Environmental exposures can influence whether or not this gene is turned on or off. For example, when pregnant mice are fed bisphenol A (BPA),a chemical present in many commonly used products, the number of offspring with the yellow obese coat color increases dramatically. This happens because BPA decreases DNA methylation so that more offspring have unmethylated Agouti genes. Thus, BPA exposure is associated with a higher number of yellow mice predisposed to obesity and diabetes. When pregnant mice are exposed to BPA along with a vitamin B cocktail (including B12 and folic acid) which increase methylation of the Agouti gene, the offspring are no longer predominantly yellow and obese. Folic acid is important in growth and development and is recommended for women in the prevention of selected birth defects (notably neural tube defects such as spina bifida). Humans have many regions of the genome that are susceptible to epigenetic regulation (see figure 3).
There is also strong suspicion that cumulative epigenetic changes due to environmental exposures and stressors can help explain health disparities in the burden of various diseases among disadvantaged populations. Measuring neighborhood-specific epigenetic alterations potentially can be used to investigate the mechanisms underlying health disparities.
We can use epigenetic information to understand and prevent human disease through environmental modifications (reducing exposures, dietary changes and medication use). The utility of epigenetic information in improving health should follow evidence-based approaches such as the one laid out by CDC ACGE framework and developed further by the EGAPP working group for using genomic tests (Check below some titles of clinical evidence based journals available in the market on the field of epigenetics)
Broad areas of inquiry include 1) assessing accuracy of measurement of epigenetic alterations and their transmission (analytic validity), 2) assessing the relationship between epigenetic alterations to environmental exposures as well as health outcomes (clinical validity); and 3) evaluating the use of epigenetic biomarkers in environmental risk assessment and interventions.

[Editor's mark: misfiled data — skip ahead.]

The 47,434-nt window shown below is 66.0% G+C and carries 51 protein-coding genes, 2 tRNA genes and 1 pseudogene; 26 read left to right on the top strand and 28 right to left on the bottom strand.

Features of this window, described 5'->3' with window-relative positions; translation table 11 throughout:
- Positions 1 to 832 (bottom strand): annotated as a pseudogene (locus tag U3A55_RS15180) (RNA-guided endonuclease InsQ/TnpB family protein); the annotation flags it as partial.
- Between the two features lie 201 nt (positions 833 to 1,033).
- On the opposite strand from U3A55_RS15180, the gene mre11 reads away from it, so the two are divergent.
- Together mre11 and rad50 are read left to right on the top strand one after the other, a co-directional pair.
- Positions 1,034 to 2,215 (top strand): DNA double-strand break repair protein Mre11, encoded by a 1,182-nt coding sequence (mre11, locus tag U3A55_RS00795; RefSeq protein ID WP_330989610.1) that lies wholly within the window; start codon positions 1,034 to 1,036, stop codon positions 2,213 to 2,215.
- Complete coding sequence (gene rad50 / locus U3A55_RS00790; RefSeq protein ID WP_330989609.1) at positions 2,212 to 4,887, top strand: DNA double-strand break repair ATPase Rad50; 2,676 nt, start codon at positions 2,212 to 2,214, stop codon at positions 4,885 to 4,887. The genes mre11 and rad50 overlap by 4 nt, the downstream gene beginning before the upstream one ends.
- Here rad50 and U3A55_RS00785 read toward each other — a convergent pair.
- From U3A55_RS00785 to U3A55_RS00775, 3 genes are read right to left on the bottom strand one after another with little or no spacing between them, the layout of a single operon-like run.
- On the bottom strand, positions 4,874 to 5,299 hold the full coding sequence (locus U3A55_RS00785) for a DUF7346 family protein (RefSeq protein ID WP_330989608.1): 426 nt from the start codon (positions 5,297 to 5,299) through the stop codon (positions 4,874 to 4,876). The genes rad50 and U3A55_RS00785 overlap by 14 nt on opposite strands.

To succeed in identifying epigenetic mechanisms that can lead to human diseases, public health researchers must integrate animal models with clinical and epidemiologic studies, focusing on accuracy of measurements, cell and organ-specific epigenetic patterns as well as windows of vulnerability for epigenetic phenomena in relation to environmental exposures in large prospective studies.
The potential of impact of epigenetic knowledge will be specific to each health outcome. Effective prevention and treatment await a more complete understanding of the causes of human disease and the role that epigenetic modifications can play in improving the health of individuals and populations.
Epigenetics and Health
Epigenetic changes can affect human health in different ways:
Germs can change an individual epigenetics to weaken his immune system. This helps the germ survive.
Example: Mycobacterium tuberculosis
Mycobacterium tuberculosis causes tuberculosis. Infections with these germs can cause changes to histones in some of the immune cells that result in turning “off” the IL-12B gene. Turning “off” the IL-12B gene weakens the immune system and improves the survival of Mycobacterium tuberculosis .